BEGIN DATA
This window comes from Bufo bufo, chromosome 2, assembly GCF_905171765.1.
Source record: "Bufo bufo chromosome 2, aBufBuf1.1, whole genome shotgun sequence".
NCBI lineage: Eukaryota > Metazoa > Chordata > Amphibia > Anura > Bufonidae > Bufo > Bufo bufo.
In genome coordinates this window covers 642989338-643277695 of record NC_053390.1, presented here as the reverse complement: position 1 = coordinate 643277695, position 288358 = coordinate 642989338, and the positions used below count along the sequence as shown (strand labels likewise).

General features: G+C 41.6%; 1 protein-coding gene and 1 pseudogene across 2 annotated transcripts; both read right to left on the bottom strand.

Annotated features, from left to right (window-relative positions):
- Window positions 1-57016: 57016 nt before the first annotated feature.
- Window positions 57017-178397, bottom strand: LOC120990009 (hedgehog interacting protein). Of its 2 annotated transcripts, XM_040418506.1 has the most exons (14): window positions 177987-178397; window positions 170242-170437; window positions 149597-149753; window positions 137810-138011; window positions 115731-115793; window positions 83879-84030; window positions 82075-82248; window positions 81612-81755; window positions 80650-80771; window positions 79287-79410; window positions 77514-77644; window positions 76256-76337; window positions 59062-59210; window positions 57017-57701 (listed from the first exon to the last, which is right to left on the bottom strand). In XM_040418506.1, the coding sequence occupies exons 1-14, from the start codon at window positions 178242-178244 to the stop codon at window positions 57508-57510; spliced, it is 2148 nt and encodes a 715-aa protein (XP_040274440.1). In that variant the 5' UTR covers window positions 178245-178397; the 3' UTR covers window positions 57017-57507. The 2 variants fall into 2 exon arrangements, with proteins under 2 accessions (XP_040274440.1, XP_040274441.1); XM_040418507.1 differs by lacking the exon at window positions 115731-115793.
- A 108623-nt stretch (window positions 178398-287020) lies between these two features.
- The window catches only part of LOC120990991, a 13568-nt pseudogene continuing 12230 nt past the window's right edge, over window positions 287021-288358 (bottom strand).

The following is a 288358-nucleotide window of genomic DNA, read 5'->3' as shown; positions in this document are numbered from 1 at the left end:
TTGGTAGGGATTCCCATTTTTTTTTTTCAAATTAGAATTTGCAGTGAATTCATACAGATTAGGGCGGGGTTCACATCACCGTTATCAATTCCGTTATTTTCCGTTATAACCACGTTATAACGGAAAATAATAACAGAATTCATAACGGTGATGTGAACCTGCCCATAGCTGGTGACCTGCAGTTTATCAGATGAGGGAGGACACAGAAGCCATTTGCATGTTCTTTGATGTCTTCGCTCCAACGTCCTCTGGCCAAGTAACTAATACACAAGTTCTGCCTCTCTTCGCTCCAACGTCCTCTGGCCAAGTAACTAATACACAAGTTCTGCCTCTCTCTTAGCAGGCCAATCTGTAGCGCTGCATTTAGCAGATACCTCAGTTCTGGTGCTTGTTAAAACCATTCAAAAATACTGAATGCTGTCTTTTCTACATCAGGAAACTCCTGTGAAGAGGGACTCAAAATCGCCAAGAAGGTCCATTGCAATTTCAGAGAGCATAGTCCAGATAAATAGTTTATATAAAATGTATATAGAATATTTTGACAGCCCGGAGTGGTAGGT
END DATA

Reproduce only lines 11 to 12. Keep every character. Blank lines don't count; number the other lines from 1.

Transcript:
The following is a 288358-nucleotide window of genomic DNA, read 5'->3' as shown; positions in this document are numbered from 1 at the left end:
TTGGTAGGGATTCCCATTTTTTTTTTTCAAATTAGAATTTGCAGTGAATTCATACAGATTAGGGCGGGGTTCACATCACCGTTATCAATTCCGTTATTTTCCGTTATAACCACGTTATAACGGAAAATAATAACAGAATTCATAACGGTGATGTGAACCTGCCCATAGCTGGTGACCTGCAGTTTATCAGATGAGGGAGGACACAGAAGCCATTTGCATGTTCTTTGATGTCTTCGCTCCAACGTCCTCTGGCCAAGTAACTAATACACAAGTTCTGCCTCTCTTCGCTCCAACGTCCTCTGGCCAAGTAACTAATACACAAGTTCTGCCTCTCTCTTAGCAGGCCAATCTGTAGCGCTGCATTTAGCAGATACCTCAGTTCTGGTGCTTGTTAAAACCATTCAAAAATACTGAATGCTGTCTTTTCTACATCAGGAAACTCCTGTGAAGAGGGACTCAAAATCGCCAAGAAGGTCCATTGCAATTTCAGAGAGCATAGTCCAGATAAATAGTTTATATAAAATGTATATAGAATATTTTGACAGCCCGGAGTGGTAGGT